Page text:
In such range-bound markets, there are several strategies that we believe investors may find useful when it comes to portfolio diversification. Of course, none of these should be viewed in isolation to the investment objective.
For those not familiar with our portfolios, we work on the principle that risk and correlation can move away from historic norms for extended periods, which is why we actively asset allocate.
Gold is a good example of this interplay and is an asset class that we are considering revisiting.
In recent months gold has behaved less like a safe haven asset and more like a risk asset. Indeed, it continues to display an unusually high correlation with European equities. Worries over the eurozone led investors into the US dollar – still viewed as the only real reserve currency – which pushed down the gold price.
On a longer-term basis, we believe gold remains a sensible hedge against downside risks and may well outperform risk assets if markets turn truly risk-off.
In February, we bought US Treasuries in place of gold as a partial hedge following a significant rally in equity markets during the first quarter. We sold them in July at a double-digit profit. Again, this type of short-term return from Treasuries seems abnormal, and perfectly illustrates how historic precedents may no longer hold. It is possible that a break-up in the eurozone could result in both gold and the dollar rising and breaking the long-term negative correlation – so we see the appeal of possibly holding both as portfolio hedges.
Structured products are designed to produce a tailored risk and return, and also have the ability to generate positive returns in flat or range-bound markets. Generally, they are constructed using a bond and an option, or other derivative, to create a single vehicle with a particular pay-off and a fixed term.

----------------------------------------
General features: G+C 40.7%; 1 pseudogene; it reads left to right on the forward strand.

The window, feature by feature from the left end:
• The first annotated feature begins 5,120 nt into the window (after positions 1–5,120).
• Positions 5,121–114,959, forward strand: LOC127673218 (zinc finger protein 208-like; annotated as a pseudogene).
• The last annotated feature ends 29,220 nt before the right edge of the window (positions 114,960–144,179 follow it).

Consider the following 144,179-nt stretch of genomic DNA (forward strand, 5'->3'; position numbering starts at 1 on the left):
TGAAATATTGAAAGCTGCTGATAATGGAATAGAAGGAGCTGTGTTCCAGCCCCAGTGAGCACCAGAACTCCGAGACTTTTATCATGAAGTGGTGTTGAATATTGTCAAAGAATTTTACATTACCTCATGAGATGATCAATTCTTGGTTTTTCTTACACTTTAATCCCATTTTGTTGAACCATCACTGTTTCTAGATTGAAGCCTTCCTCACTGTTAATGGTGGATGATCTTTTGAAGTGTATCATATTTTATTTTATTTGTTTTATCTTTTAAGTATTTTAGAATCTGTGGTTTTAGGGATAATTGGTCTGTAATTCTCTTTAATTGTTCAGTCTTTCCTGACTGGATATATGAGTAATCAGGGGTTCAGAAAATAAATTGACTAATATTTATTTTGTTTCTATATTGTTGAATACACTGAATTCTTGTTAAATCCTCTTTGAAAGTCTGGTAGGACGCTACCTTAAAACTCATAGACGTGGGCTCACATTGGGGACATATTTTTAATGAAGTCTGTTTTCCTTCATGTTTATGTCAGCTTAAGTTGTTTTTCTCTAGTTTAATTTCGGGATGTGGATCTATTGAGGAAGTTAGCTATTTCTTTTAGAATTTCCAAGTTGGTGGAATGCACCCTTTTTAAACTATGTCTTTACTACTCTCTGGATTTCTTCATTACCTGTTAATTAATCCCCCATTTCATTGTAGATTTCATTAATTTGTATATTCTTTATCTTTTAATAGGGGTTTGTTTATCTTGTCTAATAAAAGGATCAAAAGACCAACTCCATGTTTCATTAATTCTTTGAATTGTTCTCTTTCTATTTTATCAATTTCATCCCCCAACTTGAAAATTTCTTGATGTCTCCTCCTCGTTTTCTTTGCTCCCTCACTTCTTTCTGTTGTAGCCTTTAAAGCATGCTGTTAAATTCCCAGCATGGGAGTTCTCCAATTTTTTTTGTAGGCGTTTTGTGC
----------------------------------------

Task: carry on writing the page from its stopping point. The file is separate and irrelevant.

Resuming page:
Structured products are useful for investors because their pay-off is determined at the outset. This allows the investor to know how their investment might perform in certain scenarios.
For example, at maturity an ‘autocall’ may offer the opportunity to receive a 10 per cent defined annual return if the FTSE is at, or above, a pre-specified level on an anniversary date. The product will be called and will mature early on the first anniversary that the FTSE is above this level.
If the product has not been called, and at maturity the index is 50 per cent or more from its initial level, then capital will be reduced exactly in line with the performance of the underlying index. If at maturity the index has fallen by less than 50 per cent, they may receive their initial capital but no capital appreciation. Thus, structured products can offer a greater degree of precision than actively managed strategies or passive investments and can allow investors to skew the risks they are taking to better reflect their market views.
Finally, discretionary macro trading strategies have the ability to generate positive returns in flat and falling equity markets.
A preferred play, BH Macro, trades interest rate, government bonds and currency markets, which offer diversification away from equity risk.
Trading strategies tend to be long volatility and can, therefore, take advantage of dislocated markets where there is scope to capitalise on pricing anomalies and cheap options. Stringent risk control and discipline are central to the investment process, remuneration structure and business model. While traders are remunerated to back their conviction, they are penalised if they make losses. Liquidity risk is also managed tightly. This is to reduce the possibility of being forced to sell positions at unfavourable prices through margin calls in a liquidity squeeze.
David Coombs is head of multi-asset investment at Rathbone Unit Trust Management